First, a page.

WASHINGTON – Jimmy Carter first installed solar panels in 1979. Ronald Reagan called them a joke and had them removed in 1986. And this week, nearly three years after promising to restore them as a sign of the administration’s commitment to renewable energy, President Obama is reinstalling solar panels on the White House roof.
The project is “a part of an energy retrofit that will improve the overall energy efficiency of the building,” according to a White House official, who asked not to be identified because the installation is in process.
At the time of the October 2010 announcement, then-Energy Secretary Steven Chu and White House Council on Environmental Quality chair Nancy Sutley said the administration would conduct a competitive bidding process to buy between 20 and 50 solar panels.
The official did not identify the supplier or cost of the project Thursday, but wrote in an email that the White House “has begun installing American-made solar panels” and the initiative, “which will help demonstrate that historic buildings can incorporate solar energy and energy efficiency upgrades, is estimated to pay for itself in energy savings over the next eight years.”
The retrofit also includes installing updated building controls and variable speed fans, the official added.
Back in 2010, Chu said: “This project reflects President Obama’s strong commitment to U.S. leadership in solar energy and the jobs it will create here at home. Deploying solar energy technologies across the country will help America lead the global economy for years to come.”
Solar panels have a long history at the White House. Carter had 32 installed in the late 1970s to provide hot water, but Ronald Reagan ordered them removed in one of his first acts as president. Then in 2003, President George W. Bush installed a photovoltaic system on a maintenance building and two solar thermal units. Though the panels weren’t directly on the White House, the system heated its swimming pool.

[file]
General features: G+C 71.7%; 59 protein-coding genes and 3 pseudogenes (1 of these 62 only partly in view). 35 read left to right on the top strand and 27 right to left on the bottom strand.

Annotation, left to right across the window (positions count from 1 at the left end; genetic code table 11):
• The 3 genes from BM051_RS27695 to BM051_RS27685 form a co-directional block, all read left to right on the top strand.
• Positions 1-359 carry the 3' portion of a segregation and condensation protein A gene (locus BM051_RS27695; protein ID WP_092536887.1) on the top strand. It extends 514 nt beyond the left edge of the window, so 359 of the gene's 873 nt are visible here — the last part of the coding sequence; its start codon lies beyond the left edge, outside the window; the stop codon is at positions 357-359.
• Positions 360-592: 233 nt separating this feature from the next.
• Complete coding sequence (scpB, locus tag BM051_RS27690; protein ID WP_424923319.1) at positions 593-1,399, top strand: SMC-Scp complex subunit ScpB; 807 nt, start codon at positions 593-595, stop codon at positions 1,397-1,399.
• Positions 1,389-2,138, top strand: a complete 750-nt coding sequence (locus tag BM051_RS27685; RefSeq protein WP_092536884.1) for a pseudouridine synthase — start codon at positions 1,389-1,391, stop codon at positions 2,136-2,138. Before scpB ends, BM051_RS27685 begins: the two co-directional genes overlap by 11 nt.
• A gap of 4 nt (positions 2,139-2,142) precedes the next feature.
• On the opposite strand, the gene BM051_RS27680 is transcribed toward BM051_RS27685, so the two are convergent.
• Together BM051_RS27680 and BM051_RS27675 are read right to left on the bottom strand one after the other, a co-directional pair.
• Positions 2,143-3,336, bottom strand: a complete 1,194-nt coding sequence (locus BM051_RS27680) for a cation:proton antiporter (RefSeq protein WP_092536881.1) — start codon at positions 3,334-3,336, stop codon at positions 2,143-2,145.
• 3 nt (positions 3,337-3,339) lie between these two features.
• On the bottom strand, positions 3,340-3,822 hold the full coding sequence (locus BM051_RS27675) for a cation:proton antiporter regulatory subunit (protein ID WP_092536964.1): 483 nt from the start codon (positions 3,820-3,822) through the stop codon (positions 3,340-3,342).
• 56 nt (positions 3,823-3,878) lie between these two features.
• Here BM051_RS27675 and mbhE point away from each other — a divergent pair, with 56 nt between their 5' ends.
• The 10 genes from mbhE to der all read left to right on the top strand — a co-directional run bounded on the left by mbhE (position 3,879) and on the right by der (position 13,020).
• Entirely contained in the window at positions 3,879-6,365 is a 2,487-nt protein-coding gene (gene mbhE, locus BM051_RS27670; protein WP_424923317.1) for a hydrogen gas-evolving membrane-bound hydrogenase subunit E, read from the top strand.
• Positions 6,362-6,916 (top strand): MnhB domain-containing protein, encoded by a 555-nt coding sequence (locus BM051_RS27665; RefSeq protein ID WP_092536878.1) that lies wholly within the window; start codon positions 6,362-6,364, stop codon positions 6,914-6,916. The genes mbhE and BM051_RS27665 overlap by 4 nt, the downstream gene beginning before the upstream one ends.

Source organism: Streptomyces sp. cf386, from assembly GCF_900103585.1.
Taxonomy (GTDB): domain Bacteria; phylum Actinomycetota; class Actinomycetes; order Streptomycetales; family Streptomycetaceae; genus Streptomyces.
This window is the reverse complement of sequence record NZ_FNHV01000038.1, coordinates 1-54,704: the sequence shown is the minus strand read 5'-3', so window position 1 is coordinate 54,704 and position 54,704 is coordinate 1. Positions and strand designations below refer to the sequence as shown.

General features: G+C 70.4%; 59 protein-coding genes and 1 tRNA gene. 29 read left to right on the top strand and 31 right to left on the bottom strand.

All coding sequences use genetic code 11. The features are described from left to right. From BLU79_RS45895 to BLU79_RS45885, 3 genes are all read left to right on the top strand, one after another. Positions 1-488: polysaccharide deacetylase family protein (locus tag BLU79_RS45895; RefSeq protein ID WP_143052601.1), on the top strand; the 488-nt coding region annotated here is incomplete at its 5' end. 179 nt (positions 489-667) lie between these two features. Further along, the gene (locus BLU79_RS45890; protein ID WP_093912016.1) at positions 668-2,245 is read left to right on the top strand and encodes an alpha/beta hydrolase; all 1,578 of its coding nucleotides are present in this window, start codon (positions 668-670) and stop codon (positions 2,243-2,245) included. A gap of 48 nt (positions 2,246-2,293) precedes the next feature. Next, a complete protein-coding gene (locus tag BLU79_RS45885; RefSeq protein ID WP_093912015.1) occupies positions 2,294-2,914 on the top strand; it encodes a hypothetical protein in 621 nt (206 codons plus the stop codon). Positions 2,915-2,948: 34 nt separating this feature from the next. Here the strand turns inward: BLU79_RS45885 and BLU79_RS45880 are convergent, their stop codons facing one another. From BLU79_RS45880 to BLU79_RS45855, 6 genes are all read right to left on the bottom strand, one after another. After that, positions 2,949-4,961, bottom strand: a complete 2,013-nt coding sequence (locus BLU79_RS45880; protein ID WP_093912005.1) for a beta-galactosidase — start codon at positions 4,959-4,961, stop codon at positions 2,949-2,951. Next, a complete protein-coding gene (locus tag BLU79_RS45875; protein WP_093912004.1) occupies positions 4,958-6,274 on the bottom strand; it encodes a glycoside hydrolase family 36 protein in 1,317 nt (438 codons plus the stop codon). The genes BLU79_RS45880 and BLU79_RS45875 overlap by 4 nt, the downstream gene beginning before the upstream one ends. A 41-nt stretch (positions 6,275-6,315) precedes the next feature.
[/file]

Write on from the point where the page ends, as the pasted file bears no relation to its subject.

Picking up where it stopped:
Two grass-roots campaigns lobbied Obama at the start of his first term to restore the panels. On Thursday, climate activist Bill McKibben, whose group 350.org had organized one of the campaigns to install solar power at the White House, welcomed the news that the installation had begun.
“Better late than never — in truth, no one should ever have taken down the panels Jimmy Carter put on the roof way back in 1979,” he said. “But it’s very good to know that once again the country’s most powerful address will be drawing some of that power from the sun.”
In 1979, Carter had predicted the solar water heater and panels on the White House grounds will “either be a curiosity, a museum piece, an example of a road not taken, or it can be just a small part of one of the greatest and most exciting adventures ever undertaken by the American people.”
The vast majority of the solar panels Carter installed went to Unity College in Maine, where some of them were used on the college’s dining room and others were placed in storage. One is at Carter’s presidential library in Atlanta, Georgia, while another is at the Smithsonian’s Museum of American History. Two Swiss filmmakers chronicled the solar panels’ fate in the film “A Road Not Taken.”
The Obama administration has already undertaken a number of measures to increase the federal government’s energy efficiency and use of renewable energy while cutting greenhouse gas emissions linked to climate change, a plan the president outlined in an executive order he signed in October 2009.
The administration has doubled the number of hybrid cars and trucks in the federal fleet, increased the government’s use of renewable energy to 7 percent, cut the federal government’s greenhouse gas emissions by 15 percent and committed $2 billion to upgrade federal buildings’ energy efficiency through contracting requirements at no up-front cost to taxpayers.
So far, these measures have collectively saved 7 million gallons of gas — the equivalent of permanently removing 1.5 million cars from the road, according to the White House.
Obama has set a new goal of having 20 percent of the federal government’s energy use come from renewable power by 2020, which includes the army, navy and air force deploying a combined 3 gigawatts of renewable energy by the end of the decade.